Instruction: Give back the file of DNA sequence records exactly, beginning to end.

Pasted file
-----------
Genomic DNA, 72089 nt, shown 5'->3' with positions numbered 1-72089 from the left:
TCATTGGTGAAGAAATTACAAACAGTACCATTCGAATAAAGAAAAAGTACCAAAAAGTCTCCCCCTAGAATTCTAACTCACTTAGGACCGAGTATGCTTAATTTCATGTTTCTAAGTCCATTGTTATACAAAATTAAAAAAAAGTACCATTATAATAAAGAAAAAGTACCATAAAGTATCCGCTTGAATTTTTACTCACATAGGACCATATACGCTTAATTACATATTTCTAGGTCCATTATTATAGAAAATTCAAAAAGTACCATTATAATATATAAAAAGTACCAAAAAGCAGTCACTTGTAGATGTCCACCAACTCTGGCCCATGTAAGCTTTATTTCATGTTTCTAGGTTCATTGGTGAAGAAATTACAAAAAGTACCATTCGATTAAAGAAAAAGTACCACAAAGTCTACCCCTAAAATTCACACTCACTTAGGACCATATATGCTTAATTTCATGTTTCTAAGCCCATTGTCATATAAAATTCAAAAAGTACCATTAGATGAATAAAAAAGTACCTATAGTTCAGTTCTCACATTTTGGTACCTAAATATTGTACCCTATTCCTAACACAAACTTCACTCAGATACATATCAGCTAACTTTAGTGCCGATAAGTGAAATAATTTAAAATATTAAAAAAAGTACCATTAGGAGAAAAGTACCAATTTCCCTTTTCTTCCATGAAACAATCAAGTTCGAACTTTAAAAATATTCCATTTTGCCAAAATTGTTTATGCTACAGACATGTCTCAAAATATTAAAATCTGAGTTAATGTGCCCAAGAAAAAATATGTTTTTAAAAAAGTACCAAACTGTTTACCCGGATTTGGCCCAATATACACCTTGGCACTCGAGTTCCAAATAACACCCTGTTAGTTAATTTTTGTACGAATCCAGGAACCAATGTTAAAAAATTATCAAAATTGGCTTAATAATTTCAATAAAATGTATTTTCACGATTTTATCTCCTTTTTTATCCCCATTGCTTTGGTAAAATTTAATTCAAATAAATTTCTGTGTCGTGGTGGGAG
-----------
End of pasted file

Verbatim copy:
Genomic DNA, 72089 nt, shown 5'->3' with positions numbered 1-72089 from the left:
TCATTGGTGAAGAAATTACAAACAGTACCATTCGAATAAAGAAAAAGTACCAAAAAGTCTCCCCCTAGAATTCTAACTCACTTAGGACCGAGTATGCTTAATTTCATGTTTCTAAGTCCATTGTTATACAAAATTAAAAAAAAGTACCATTATAATAAAGAAAAAGTACCATAAAGTATCCGCTTGAATTTTTACTCACATAGGACCATATACGCTTAATTACATATTTCTAGGTCCATTATTATAGAAAATTCAAAAAGTACCATTATAATATATAAAAAGTACCAAAAAGCAGTCACTTGTAGATGTCCACCAACTCTGGCCCATGTAAGCTTTATTTCATGTTTCTAGGTTCATTGGTGAAGAAATTACAAAAAGTACCATTCGATTAAAGAAAAAGTACCACAAAGTCTACCCCTAAAATTCACACTCACTTAGGACCATATATGCTTAATTTCATGTTTCTAAGCCCATTGTCATATAAAATTCAAAAAGTACCATTAGATGAATAAAAAAGTACCTATAGTTCAGTTCTCACATTTTGGTACCTAAATATTGTACCCTATTCCTAACACAAACTTCACTCAGATACATATCAGCTAACTTTAGTGCCGATAAGTGAAATAATTTAAAATATTAAAAAAAGTACCATTAGGAGAAAAGTACCAATTTCCCTTTTCTTCCATGAAACAATCAAGTTCGAACTTTAAAAATATTCCATTTTGCCAAAATTGTTTATGCTACAGACATGTCTCAAAATATTAAAATCTGAGTTAATGTGCCCAAGAAAAAATATGTTTTTAAAAAAGTACCAAACTGTTTACCCGGATTTGGCCCAATATACACCTTGGCACTCGAGTTCCAAATAACACCCTGTTAGTTAATTTTTGTACGAATCCAGGAACCAATGTTAAAAAATTATCAAAATTGGCTTAATAATTTCAATAAAATGTATTTTCACGATTTTATCTCCTTTTTTATCCCCATTGCTTTGGTAAAATTTAATTCAAATAAATTTCTGTGTCGTGGTGGGAG